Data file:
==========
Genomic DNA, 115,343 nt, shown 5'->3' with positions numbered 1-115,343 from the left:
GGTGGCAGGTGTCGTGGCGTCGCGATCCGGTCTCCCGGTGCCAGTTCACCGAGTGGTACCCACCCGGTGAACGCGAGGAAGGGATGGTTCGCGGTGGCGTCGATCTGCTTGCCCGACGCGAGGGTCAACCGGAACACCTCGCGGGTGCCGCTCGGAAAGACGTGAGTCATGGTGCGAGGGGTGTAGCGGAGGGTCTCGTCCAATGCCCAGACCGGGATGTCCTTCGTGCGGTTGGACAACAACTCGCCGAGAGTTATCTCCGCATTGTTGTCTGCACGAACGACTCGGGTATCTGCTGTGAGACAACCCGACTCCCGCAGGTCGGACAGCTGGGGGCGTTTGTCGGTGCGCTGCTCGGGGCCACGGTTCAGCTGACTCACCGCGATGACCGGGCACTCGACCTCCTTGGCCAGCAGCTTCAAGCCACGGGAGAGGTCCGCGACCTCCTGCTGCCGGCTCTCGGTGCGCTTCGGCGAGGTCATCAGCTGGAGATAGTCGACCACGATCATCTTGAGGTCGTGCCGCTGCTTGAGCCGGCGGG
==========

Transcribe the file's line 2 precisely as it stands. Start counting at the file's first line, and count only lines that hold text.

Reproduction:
GGTGGCAGGTGTCGTGGCGTCGCGATCCGGTCTCCCGGTGCCAGTTCACCGAGTGGTACCCACCCGGTGAACGCGAGGAAGGGATGGTTCGCGGTGGCGTCGATCTGCTTGCCCGACGCGAGGGTCAACCGGAACACCTCGCGGGTGCCGCTCGGAAAGACGTGAGTCATGGTGCGAGGGGTGTAGCGGAGGGTCTCGTCCAATGCCCAGACCGGGATGTCCTTCGTGCGGTTGGACAACAACTCGCCGAGAGTTATCTCCGCATTGTTGTCTGCACGAACGACTCGGGTATCTGCTGTGAGACAACCCGACTCCCGCAGGTCGGACAGCTGGGGGCGTTTGTCGGTGCGCTGCTCGGGGCCACGGTTCAGCTGACTCACCGCGATGACCGGGCACTCGACCTCCTTGGCCAGCAGCTTCAAGCCACGGGAGAGGTCCGCGACCTCCTGCTGCCGGCTCTCGGTGCGCTTCGGCGAGGTCATCAGCTGGAGATAGTCGACCACGATCATCTTGAGGTCGTGCCGCTGCTTGAGCCGGCGGG